A polydiorganosiloxane, preferably, is used as the implant material because of its good biocompatibility and deformability. The implant can thus be implanted in the folded or even rolled state through a small incision. A polydiorganosiloxane, especially polydimethylsiloxane, can be used for encapsulation of the microcomponents of the remote measuring device.
The measurement signals generated by pressure sensors 10 as a function of the measured intraocular pressure are converted by the telemetry and transponder electronics into information that can be transmitted without wires in a converter 17 and transmitted by means of the micro-antenna designed as coil 15 and received outside the eye by a receiving device 1 through an antenna likewise designed as a coil 2. Receiving device 1 and coil 2 can be located in a spectacle frame 3. However, other securing means are also suitable, for example a comfortable eye bandage. Receiving device 1 is connected by a cable 4 with an evaluating device 5 in a base unit. This base unit can have a battery for power supply in addition to the evaluation and interface electronics. However it is also possible to provide the energy through a power cable. Evaluation unit 5 converts the received information into data that can be recorded. For this purpose, a fixed data evaluation device can be provided for off-line data processing, storage, analysis, and display on a PC.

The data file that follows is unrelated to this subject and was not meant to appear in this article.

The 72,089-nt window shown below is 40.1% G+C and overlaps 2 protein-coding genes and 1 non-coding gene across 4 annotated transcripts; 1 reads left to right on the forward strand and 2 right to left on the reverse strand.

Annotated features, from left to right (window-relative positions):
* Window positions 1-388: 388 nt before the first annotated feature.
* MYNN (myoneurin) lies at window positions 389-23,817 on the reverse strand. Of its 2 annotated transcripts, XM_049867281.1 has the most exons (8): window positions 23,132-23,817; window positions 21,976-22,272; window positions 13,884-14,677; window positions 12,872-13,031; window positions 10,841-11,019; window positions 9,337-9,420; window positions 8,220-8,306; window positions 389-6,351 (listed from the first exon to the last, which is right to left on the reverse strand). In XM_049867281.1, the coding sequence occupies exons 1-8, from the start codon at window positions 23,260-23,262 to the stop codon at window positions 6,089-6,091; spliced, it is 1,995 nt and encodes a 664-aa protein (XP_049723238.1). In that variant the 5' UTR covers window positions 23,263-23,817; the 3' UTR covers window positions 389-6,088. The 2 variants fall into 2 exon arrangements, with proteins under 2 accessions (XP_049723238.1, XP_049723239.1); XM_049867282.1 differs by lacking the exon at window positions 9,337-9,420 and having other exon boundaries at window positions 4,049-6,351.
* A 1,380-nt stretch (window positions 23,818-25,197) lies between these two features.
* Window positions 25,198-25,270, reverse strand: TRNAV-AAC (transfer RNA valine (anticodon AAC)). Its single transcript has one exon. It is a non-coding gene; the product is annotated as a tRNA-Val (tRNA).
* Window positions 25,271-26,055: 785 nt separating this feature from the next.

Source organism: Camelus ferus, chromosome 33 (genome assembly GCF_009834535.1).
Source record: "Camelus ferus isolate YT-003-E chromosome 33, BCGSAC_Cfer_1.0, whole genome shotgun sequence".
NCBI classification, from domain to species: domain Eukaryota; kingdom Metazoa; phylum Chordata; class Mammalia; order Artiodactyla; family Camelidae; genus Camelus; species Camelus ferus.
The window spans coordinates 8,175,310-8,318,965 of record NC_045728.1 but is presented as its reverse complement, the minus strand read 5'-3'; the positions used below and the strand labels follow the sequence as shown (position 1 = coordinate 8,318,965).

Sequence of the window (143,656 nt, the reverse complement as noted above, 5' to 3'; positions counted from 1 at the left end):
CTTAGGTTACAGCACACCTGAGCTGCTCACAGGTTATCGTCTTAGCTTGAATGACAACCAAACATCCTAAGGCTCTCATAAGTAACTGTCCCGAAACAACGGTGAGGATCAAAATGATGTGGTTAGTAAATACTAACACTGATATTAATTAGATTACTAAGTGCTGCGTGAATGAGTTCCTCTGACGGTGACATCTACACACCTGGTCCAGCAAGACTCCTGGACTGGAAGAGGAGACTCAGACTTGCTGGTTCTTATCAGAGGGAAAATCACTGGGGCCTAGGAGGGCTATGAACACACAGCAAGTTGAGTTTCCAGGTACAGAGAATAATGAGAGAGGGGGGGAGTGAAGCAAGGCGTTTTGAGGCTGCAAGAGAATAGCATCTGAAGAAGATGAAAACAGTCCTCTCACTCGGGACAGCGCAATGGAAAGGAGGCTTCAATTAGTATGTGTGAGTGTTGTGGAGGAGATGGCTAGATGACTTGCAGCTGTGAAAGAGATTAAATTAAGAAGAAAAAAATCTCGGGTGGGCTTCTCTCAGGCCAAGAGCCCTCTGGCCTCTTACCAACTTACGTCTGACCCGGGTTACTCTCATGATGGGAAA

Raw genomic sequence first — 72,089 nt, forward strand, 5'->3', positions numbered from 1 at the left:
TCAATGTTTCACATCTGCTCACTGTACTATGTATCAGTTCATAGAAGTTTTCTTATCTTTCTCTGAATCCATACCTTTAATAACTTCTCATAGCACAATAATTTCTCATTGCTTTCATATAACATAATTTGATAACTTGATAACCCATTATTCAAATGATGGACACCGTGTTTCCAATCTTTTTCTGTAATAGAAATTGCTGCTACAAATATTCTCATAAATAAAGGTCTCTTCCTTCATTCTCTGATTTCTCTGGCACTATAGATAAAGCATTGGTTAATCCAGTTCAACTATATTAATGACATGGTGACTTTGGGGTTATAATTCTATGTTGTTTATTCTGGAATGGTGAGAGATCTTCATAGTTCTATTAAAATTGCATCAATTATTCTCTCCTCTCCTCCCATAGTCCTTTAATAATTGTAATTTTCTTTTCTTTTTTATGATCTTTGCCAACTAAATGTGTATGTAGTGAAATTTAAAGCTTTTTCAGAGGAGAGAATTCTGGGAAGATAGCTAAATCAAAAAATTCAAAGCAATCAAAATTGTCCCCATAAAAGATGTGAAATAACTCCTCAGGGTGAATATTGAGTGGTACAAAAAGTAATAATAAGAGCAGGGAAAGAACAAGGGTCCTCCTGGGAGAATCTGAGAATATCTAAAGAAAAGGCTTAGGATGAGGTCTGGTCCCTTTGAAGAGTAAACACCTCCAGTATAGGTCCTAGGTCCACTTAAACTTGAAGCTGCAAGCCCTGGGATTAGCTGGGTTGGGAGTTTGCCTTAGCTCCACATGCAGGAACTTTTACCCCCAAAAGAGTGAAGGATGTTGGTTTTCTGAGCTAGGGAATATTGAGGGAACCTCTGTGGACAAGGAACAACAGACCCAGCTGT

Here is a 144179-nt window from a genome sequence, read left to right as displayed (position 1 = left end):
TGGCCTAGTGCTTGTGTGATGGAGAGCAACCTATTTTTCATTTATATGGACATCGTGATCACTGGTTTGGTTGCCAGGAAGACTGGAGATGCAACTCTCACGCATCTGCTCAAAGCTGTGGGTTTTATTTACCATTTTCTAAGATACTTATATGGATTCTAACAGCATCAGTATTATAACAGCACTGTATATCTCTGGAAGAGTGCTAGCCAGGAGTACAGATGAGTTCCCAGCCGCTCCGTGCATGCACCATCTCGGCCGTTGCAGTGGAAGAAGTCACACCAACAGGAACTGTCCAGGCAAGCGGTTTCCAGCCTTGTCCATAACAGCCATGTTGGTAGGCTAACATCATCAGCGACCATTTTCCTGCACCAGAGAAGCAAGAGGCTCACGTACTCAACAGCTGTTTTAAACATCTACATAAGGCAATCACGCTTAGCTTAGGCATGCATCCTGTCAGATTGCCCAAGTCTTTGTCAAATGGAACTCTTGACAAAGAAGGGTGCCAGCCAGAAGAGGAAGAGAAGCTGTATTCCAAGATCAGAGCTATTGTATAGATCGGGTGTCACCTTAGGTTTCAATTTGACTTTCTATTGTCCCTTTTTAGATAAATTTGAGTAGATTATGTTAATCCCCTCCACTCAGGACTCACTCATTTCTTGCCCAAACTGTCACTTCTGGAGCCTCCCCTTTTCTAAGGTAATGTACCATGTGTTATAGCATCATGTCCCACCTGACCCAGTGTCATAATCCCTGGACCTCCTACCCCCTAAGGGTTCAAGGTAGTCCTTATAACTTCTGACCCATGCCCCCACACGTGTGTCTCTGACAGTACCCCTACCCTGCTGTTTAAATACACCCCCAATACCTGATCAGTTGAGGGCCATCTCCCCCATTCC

The power for the remote measuring device 6 implanted in the eye can be provided by induction through the two coils 2 and 15 that act as antennas during transceiver operation.